I wanted to take this first posting on the blog to introduce myself, my company, and a little bit about where I’m coming from as a developer and indie startup. I know if I were seeing a new name or face for the first time, that I’d like to know a bit about who they are and where they’re coming from. Excuse any overlap from Becca’s post yesterday. Hopefully the different perspective will be a bit refreshing.


Where the adventure starts

Over the past two months, transmedia game for The Electric Company (Sesame Street), working with Primal Screen, a local digital media production company. As that development cycle started to wind down, I was able to start thinking about what the next steps in my career might be. Becca and I had been positioning ourselves to allow me time to work on a game of my own design. Still, you never really know what it’s going to be like working on your own project until you’re the captain and the ship is really yours to command. I couldn’t put myself in that position until the other project wrapped up. In hindsight, the transition was a bit jarring for me.

I had started planning what will be my first independent game, Robots Love Ice Cream, over the last several months of my work with Primal Screen. I remember sitting down with Becca at a local restaurant and describing and drawing out for her the visions of what this game will ultimately be. Surprisingly enough to me, she was sold before I finished my pitch. Over margaritas, we started considering the game experience through wireframes, considered how approachable it was, and defined a style. One of the things we’ve felt was paramount in our efforts is that people can instantly look at the game and distinguish it apart from a lot of other indie efforts. We think this will give us a better chance to make a splash when the game releases.


The Hero? Well, are you sure?

This is my first article on the site, but I think as I write more on my process and approach to game development, you’ll find that I don’t consider myself a particularly deep programmer. Maybe it’s because I got a programming degree from an art school. Perhaps it’s just the level at which I’ve always identified with games and even music. I’m notorious for falling in love with music that has some of the most appalling language. I just don’t hear the lyrics first. The melody and instrumentation is what sets my heart on fire and evokes the emotions in me. Game development and design is the same way for me. Tim Lindsey taught me level design in school. He did LD work for Elder Scrolls IV: Oblivion and the Coolboarders series, among others. He taught that you can connect with the player through a minimal amount of information. He showed me how to develop a 3d environment with simple form and color, no textures, no fx. If you couldn’t connect with the emotional context of one area from another with just those two elements, then you might need to reevaluate the immediate environment altogether.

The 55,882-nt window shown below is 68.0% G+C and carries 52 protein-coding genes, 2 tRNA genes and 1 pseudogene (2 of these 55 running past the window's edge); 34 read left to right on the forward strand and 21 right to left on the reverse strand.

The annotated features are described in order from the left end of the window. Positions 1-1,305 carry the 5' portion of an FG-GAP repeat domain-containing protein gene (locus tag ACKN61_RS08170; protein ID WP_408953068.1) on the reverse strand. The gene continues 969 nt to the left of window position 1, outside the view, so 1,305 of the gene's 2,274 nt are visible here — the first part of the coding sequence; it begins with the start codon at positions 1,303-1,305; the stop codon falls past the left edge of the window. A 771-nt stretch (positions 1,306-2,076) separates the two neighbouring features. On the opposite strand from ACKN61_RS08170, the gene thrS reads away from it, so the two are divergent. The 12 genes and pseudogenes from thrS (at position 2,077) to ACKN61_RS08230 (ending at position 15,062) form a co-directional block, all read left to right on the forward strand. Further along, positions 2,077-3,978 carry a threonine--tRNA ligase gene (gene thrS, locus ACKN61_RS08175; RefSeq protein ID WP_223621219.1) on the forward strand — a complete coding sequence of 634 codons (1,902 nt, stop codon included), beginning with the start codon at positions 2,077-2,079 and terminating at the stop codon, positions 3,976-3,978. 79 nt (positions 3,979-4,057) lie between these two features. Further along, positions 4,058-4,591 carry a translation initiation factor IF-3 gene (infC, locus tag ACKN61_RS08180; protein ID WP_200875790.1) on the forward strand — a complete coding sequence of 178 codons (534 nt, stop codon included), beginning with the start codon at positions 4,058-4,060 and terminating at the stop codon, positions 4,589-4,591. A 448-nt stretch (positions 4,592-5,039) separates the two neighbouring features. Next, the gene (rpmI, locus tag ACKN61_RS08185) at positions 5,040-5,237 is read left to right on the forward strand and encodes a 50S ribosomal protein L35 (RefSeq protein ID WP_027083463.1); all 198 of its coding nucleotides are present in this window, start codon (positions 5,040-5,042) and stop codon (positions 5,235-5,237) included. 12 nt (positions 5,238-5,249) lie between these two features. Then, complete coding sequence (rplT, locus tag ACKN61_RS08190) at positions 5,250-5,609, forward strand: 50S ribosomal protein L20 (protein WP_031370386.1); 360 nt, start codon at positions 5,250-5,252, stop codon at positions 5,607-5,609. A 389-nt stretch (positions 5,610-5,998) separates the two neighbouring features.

I use this sort of mentality with my programming. I, myself, have to enjoy the process. I have to connect with the form of things; how approachable it is; how easily I can convey a feeling or sentiment without crazy effects all over the place. I guess we’ll see at the end of this first installment how well I’m able to effectively communicate these feelings with the player.


The Hero’s Companions

I’d be remiss to give proper credit in this post to my wife, Becca. Without her, I’d likely not be in a position both emotionally and mentally to take on this project. She’s helped us to account for every last detail, keep our artists on track. She’s also been a stalwart promoter during our current Kickstarter promotion.

Apart from my wife we’re working with some great creative talent. Rob Shepps, who is serving as the Creative Director on the project, is helping us keep a consistent style in place as well as making sure our contract artists are getting the needed feedback to move their efforts forward. One of our other artists is Alan Tupper, who is incredibly good at taking all of our ideas and turning them into something concrete and impactful.


The party sets out for the adventure ahead

Thanks Mike Acton and company, for having me on the blog. I look forward to sharing some more “meat and potatoes” stuff with you guys in the coming weeks. Speaking of which, I’m going to be giving a peek into my game’s development at the end of the month at the Twitter anytime.